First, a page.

Rick Fielding put some stuff on Mudcat a while back about Tempered Tuning, explaining the physics and with a link to a set of instructions. If it was good enough for Rick it's good enough for me!


Post - Top - Home - Printer Friendly - Translate

Subject: RE: Pitch pipe vs electronic tuner
From: GUEST
Date: 22 Apr 04 - 03:39 AM

Nothing beats the old fashioned tuning folk


Post - Top - Home - Printer Friendly - Translate

Subject: RE: Pitch pipe vs electronic tuner
From: s&r
Date: 22 Apr 04 - 07:31 AM

If you havent got a tuner handy, and you're way out of tune, you can get a reference from the guitar itself. Damp the strings, and hum into the soundhole, going from low to high. At a certain note (G# on most large bodied acoustics) the body of the guitar will vibrate. I suppose the guitar is acting as a Helmholtz resonator.

Guitars do differ: try it with your own instrument.

Stu


Post - Top - Home - Printer Friendly - Translate

Subject: RE: Pitch pipe vs electronic tuner
From: Pied Piper
Date: 22 Apr 04 - 08:11 AM

Korg DA 20 or 30 dead small, accurate and too cheep to be worth nicking (I've had 3 Tuners go walkies over the years).
PP


Post - Top - Home - Printer Friendly - Translate

Subject: RE: Pitch pipe vs electronic tuner
From: M.Ted
Date: 22 Apr 04 - 11:06 AM

Another vote for the tuning fork here, they are cheap, accurate, and never break--and I have enough stuff on my key chain--


Post - Top - Home - Printer Friendly - Translate

Subject: RE: Pitch pipe vs electronic tuner
From: Mudlark
Date: 22 Apr 04 - 12:31 PM

I am revisiting this thread, now as the frustrated owner of a Korg chromatic tuner CA-30, given to me by a kind (and exasperated) friend. As it's the tuner suggested by Blue Lion, I feel the problem must be with me, not the tuner, but I've just about given up on the thing. I can't get even one string on my guitar to stabilize on the right note, and it's even worse on the bass dulcimer. I can't even imagine trying to tune my loaner autoharp.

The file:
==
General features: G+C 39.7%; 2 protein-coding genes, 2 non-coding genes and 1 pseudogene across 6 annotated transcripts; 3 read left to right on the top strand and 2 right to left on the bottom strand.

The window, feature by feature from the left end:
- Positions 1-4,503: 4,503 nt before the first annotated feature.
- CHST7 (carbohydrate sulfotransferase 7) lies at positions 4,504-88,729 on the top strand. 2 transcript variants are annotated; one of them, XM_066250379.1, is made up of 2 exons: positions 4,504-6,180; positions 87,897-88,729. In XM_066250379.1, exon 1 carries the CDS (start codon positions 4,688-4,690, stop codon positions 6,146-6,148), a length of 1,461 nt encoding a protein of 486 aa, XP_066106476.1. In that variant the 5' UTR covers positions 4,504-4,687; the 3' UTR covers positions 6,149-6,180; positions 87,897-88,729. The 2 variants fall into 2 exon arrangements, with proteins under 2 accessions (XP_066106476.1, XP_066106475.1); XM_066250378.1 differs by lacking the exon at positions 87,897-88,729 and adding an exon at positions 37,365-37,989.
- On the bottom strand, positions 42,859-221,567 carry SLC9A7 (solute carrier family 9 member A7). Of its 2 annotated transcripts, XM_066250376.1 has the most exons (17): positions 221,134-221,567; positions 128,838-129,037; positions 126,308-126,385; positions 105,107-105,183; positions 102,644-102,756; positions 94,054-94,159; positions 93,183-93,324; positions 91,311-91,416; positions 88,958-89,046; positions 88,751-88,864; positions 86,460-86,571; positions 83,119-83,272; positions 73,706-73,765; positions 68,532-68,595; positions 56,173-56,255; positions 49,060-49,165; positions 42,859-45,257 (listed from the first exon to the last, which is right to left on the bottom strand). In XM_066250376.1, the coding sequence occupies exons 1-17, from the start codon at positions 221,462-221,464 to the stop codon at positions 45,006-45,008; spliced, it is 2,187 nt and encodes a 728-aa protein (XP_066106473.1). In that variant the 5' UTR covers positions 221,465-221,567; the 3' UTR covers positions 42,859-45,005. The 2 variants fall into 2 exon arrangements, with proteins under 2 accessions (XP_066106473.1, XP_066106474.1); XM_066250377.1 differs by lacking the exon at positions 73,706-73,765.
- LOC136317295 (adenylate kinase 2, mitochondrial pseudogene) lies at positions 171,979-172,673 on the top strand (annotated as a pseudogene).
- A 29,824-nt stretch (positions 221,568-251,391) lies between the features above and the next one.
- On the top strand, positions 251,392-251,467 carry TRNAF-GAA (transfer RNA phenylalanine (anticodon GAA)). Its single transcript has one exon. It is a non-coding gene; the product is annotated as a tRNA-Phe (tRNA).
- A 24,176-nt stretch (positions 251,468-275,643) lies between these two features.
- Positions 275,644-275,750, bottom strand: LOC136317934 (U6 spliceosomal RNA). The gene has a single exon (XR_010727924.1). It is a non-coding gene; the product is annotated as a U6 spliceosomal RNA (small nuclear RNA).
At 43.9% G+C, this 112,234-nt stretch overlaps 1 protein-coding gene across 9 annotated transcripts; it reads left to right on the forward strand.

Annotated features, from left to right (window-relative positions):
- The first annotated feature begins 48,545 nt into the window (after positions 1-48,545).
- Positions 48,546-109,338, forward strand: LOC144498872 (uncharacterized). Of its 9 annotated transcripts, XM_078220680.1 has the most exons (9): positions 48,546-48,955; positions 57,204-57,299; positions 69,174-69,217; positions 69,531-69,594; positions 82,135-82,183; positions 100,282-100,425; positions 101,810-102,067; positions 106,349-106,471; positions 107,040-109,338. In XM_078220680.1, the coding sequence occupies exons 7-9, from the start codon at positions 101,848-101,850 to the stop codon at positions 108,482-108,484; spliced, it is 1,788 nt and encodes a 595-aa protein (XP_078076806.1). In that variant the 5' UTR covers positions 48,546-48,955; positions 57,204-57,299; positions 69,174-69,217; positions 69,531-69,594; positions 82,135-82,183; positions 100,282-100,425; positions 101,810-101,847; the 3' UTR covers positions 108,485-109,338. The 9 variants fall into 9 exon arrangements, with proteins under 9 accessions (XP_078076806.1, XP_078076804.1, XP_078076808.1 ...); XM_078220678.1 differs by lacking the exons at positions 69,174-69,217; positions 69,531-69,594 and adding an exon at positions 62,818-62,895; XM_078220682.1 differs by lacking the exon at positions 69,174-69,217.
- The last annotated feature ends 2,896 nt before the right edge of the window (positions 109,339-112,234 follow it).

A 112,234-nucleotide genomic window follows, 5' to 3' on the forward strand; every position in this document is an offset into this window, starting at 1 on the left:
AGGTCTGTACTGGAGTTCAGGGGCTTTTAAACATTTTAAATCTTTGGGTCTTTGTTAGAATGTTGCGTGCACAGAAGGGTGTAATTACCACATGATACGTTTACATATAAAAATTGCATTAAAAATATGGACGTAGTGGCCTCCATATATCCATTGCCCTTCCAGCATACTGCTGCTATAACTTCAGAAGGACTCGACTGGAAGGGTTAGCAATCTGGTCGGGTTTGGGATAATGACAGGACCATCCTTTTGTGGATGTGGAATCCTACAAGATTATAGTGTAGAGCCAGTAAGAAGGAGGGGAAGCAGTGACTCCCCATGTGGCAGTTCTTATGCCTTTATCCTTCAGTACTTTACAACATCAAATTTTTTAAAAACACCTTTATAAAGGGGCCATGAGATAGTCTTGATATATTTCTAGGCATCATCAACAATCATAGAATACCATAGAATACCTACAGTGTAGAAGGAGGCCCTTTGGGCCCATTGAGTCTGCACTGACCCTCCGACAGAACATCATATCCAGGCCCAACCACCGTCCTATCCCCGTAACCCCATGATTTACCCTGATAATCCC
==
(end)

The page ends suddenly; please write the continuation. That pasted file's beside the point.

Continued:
Having said that, I really appreciate all the input on this thread. Some of it is over my head (i.e., have no idea the implications of "chromatic" tuner). I'll keep trying...obviously a lot of people find these things useful. But my guitar sounds like hell when I get it as close to in tune with the Korg as I can. I do think that my guitar, at least, sounds best when it's in concert pitch, rather than the retuning/capo sound when I pitch it to my voice. While subtle, the tone is somehow more rich.

Stu...I loved the idea of using the guitar itself, altho not quite sure how you manage this. I have often vocalized into the soundhole on my Martin and love the resonance of guitar and voice...now maybe I can also put it to some practical use.


Post - Top - Home - Printer Friendly - Translate

Subject: RE: Pitch pipe vs electronic tuner
From: s&r
Date: 22 Apr 04 - 05:20 PM

Mudlark - Start low and sing a steadily rising note. When you find a box resonance you will feel the guitar buzz. Identify the continuing to hum while you play notes close to the one you're singing.

When you sing in the soundhole for this purpose, hold the strings - what you want is the box resonance, not string resonances.

It can be surprisingly accurate

Stu


Post - Top - Home - Printer Friendly - Translate

Subject: RE: Pitch pipe vs electronic tuner